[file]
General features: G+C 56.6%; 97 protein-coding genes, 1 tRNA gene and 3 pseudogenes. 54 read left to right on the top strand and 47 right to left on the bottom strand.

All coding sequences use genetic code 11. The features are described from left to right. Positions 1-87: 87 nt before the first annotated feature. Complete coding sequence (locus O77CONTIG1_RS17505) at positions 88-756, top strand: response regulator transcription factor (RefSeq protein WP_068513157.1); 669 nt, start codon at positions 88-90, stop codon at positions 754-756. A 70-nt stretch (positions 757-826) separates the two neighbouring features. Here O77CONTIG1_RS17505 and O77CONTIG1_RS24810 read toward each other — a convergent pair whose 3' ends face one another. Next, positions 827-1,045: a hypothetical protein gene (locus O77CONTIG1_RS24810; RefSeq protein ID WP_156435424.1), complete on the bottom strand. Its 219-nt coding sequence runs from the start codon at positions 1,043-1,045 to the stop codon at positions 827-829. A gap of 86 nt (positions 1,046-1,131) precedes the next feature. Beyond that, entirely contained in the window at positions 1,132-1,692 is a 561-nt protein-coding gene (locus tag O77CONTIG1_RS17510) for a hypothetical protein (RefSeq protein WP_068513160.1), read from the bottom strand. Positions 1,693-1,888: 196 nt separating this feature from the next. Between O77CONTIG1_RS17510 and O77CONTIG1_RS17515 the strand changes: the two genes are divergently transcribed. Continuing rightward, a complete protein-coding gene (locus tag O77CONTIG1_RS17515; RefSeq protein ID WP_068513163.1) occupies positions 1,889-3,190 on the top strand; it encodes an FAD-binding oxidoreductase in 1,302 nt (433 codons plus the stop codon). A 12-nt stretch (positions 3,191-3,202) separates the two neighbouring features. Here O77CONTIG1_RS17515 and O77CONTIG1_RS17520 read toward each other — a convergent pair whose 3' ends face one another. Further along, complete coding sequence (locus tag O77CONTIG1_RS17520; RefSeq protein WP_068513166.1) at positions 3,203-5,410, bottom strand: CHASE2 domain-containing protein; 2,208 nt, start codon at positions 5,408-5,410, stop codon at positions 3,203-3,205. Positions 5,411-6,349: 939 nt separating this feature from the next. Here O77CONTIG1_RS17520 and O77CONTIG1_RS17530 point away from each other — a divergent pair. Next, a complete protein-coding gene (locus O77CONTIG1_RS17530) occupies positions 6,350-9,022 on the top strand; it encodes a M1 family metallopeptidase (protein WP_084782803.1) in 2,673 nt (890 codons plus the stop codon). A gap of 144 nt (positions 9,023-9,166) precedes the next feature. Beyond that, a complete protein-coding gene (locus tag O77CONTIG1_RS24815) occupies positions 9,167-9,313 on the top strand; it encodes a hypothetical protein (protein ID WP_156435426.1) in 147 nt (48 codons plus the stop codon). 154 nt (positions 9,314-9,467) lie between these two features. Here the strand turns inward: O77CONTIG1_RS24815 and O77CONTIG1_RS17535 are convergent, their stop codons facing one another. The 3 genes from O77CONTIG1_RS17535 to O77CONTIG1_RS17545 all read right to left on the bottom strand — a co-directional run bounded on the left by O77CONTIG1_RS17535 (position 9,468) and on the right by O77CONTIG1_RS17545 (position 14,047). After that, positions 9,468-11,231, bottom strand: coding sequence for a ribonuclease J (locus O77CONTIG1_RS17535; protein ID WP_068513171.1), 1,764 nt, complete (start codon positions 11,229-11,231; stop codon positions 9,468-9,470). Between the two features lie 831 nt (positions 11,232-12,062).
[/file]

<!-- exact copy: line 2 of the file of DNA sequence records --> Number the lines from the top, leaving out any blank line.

All coding sequences use genetic code 11. The features are described from left to right. Positions 1-87: 87 nt before the first annotated feature. Complete coding sequence (locus O77CONTIG1_RS17505) at positions 88-756, top strand: response regulator transcription factor (RefSeq protein WP_068513157.1); 669 nt, start codon at positions 88-90, stop codon at positions 754-756. A 70-nt stretch (positions 757-826) separates the two neighbouring features. Here O77CONTIG1_RS17505 and O77CONTIG1_RS24810 read toward each other — a convergent pair whose 3' ends face one another. Next, positions 827-1,045: a hypothetical protein gene (locus O77CONTIG1_RS24810; RefSeq protein ID WP_156435424.1), complete on the bottom strand. Its 219-nt coding sequence runs from the start codon at positions 1,043-1,045 to the stop codon at positions 827-829. A gap of 86 nt (positions 1,046-1,131) precedes the next feature. Beyond that, entirely contained in the window at positions 1,132-1,692 is a 561-nt protein-coding gene (locus tag O77CONTIG1_RS17510) for a hypothetical protein (RefSeq protein WP_068513160.1), read from the bottom strand. Positions 1,693-1,888: 196 nt separating this feature from the next. Between O77CONTIG1_RS17510 and O77CONTIG1_RS17515 the strand changes: the two genes are divergently transcribed. Continuing rightward, a complete protein-coding gene (locus tag O77CONTIG1_RS17515; RefSeq protein ID WP_068513163.1) occupies positions 1,889-3,190 on the top strand; it encodes an FAD-binding oxidoreductase in 1,302 nt (433 codons plus the stop codon). A 12-nt stretch (positions 3,191-3,202) separates the two neighbouring features. Here O77CONTIG1_RS17515 and O77CONTIG1_RS17520 read toward each other — a convergent pair whose 3' ends face one another. Further along, complete coding sequence (locus tag O77CONTIG1_RS17520; RefSeq protein WP_068513166.1) at positions 3,203-5,410, bottom strand: CHASE2 domain-containing protein; 2,208 nt, start codon at positions 5,408-5,410, stop codon at positions 3,203-3,205. Positions 5,411-6,349: 939 nt separating this feature from the next. Here O77CONTIG1_RS17520 and O77CONTIG1_RS17530 point away from each other — a divergent pair. Next, a complete protein-coding gene (locus O77CONTIG1_RS17530) occupies positions 6,350-9,022 on the top strand; it encodes a M1 family metallopeptidase (protein WP_084782803.1) in 2,673 nt (890 codons plus the stop codon). A gap of 144 nt (positions 9,023-9,166) precedes the next feature. Beyond that, a complete protein-coding gene (locus tag O77CONTIG1_RS24815) occupies positions 9,167-9,313 on the top strand; it encodes a hypothetical protein (protein ID WP_156435426.1) in 147 nt (48 codons plus the stop codon). 154 nt (positions 9,314-9,467) lie between these two features. Here the strand turns inward: O77CONTIG1_RS24815 and O77CONTIG1_RS17535 are convergent, their stop codons facing one another. The 3 genes from O77CONTIG1_RS17535 to O77CONTIG1_RS17545 all read right to left on the bottom strand — a co-directional run bounded on the left by O77CONTIG1_RS17535 (position 9,468) and on the right by O77CONTIG1_RS17545 (position 14,047). After that, positions 9,468-11,231, bottom strand: coding sequence for a ribonuclease J (locus O77CONTIG1_RS17535; protein ID WP_068513171.1), 1,764 nt, complete (start codon positions 11,229-11,231; stop codon positions 9,468-9,470). Between the two features lie 831 nt (positions 11,232-12,062).